Watches and Winders: It's Not Only About Turns per Day

by Walt Arnstein

December 12, 2000


1.0  Introduction

A commonly recurring topic on TZ forums is that of problems encountered with automatic watches that spend significant time on watch winders. Typical complaints involve some of the following:

  • Watches that inexplicably gain several minutes in a single day on the winder -- often in just a few hours -- but show exemplary behavior when tested on a watchmaker's bench.
  • Watches that stop while on a winder or shortly after being taken off a winder.
  • Watches that run measurably faster or slower while on a winder than they do on the wrist or while resting on the dresser.
All of these examples and quite a few others are very likely to be symptoms of unexpected aspects of the interaction between a watch and the winder on which it is regularly mounted for the purpose of keeping its mainspring wound. Alternatively, they can simply be the result of improper use of the winder and sometimes of merely not having read the instructions provided by the winder manufacturer. While the task of a winder appears on the surface reasonably straightforward, the coupling of a particular watch to a specific winder can in many cases be a marriage made in hell. In this article, we will examine in some detail the factors that influence the way a watch and a winder interact when connected together.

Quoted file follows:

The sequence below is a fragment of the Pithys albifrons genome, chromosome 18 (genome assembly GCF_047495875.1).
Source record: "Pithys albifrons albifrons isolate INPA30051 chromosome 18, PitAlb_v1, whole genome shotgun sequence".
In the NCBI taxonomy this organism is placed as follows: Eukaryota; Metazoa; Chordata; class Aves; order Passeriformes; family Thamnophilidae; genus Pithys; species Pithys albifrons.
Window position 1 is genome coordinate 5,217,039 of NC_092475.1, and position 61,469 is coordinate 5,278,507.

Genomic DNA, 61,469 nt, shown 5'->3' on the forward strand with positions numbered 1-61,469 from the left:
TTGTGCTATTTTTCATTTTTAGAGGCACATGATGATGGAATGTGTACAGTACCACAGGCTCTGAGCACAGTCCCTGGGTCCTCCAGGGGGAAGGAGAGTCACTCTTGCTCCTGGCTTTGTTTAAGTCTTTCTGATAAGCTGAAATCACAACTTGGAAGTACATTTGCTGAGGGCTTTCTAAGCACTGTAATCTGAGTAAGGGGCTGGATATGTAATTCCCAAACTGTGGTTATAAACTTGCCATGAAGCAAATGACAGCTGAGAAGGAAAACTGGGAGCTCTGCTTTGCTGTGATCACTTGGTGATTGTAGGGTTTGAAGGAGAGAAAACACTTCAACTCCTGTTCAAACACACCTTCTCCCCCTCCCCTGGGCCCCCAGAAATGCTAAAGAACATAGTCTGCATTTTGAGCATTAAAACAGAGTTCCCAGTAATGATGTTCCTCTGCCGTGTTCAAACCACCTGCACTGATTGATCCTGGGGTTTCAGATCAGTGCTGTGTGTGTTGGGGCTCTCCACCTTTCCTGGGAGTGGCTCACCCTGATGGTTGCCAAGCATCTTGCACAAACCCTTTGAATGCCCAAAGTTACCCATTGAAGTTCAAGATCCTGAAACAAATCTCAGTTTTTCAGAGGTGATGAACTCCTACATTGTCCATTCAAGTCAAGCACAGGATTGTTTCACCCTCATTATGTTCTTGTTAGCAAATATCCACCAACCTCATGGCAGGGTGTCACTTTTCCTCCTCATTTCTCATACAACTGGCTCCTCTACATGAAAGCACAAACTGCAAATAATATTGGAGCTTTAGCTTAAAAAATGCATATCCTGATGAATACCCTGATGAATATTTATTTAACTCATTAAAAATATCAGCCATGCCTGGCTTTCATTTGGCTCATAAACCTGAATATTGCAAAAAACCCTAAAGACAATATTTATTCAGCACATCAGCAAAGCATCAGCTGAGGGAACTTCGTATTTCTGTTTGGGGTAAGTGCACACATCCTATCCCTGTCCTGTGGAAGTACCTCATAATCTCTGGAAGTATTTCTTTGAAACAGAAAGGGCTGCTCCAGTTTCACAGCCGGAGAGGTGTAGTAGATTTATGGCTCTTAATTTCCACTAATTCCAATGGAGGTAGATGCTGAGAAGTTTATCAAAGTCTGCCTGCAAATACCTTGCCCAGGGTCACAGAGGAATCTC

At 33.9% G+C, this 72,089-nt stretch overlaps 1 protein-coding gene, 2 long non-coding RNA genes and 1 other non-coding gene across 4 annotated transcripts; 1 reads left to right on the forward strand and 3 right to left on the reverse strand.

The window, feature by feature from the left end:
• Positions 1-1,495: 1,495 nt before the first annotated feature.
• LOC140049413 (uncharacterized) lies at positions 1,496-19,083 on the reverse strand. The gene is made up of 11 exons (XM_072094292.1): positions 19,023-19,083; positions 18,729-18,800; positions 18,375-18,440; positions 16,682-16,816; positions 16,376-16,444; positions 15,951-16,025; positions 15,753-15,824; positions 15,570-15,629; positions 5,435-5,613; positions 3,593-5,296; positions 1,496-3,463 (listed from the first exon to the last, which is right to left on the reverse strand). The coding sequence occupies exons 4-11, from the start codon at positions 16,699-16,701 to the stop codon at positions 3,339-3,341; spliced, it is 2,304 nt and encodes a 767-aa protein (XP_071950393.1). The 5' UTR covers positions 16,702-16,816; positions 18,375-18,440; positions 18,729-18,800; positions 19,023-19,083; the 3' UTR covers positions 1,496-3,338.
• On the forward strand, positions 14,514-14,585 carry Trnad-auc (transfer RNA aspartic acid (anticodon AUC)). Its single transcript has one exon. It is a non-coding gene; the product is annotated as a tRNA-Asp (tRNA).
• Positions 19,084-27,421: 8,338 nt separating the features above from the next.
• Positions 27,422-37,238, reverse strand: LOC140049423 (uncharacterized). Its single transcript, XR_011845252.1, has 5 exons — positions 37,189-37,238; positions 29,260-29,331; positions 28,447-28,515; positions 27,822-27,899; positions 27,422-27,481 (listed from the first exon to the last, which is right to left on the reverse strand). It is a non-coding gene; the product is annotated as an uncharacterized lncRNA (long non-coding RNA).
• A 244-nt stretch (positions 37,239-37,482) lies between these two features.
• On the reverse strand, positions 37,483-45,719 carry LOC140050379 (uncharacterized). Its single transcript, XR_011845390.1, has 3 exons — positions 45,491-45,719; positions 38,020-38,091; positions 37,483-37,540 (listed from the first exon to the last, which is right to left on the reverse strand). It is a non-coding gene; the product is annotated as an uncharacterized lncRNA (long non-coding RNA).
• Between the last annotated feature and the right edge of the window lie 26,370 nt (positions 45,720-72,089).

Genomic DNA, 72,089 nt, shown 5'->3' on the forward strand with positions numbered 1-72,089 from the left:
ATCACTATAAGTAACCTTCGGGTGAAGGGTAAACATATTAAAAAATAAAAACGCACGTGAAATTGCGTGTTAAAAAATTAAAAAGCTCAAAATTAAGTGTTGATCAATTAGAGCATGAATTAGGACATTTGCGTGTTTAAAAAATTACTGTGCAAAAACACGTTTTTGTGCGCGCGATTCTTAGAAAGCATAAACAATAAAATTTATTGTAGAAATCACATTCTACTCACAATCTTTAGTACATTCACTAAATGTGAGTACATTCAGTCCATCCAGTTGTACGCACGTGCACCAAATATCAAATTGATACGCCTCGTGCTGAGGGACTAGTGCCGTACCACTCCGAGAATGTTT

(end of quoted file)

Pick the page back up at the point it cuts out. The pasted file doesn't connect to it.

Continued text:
I have written on this subject before and TZers can refer to two of the articles, which can be found in "Articles from the TimeZone Community" in TimeZone's "Learning Zone".

More recently, however, I have been asked to wrap the somewhat disconnected and incomplete topics of these articles into a single document. Specifically, this article will address the question of why we need watch winders and what we need to do to maintain a peaceful coexistence between the watch and the winder. This will be discussed in the sections to follow.

1.1. Historical Background

The watch winder for mechanical self-winding watches is a relatively recent development as a consumer product. We can place its emergence in the mass market at around 1993. It began as a custom accessory, with a few high-end watch manufacturers building winders into presentation boxes for their perpetual calendars and other specialized watches. They were costly, to be sure (Patek's Perpetual Calendar came with a beautiful winder made by Scatola del Tempo, costing $2500 to replace!) but when you sell a customer a watch costing $50,000-plus, it should be reasonable for him to expect something more than a velvet-lined plastic or cardboard box.

Next, there appeared a few discreet advertisements in "International Wrist Watch" and similar magazines for high-end watch fanciers and marketers and aimed at the general market. The prices of these new devices were comparable to those of some respectable watches but the serious watch fancier found them to be worth the expenditure.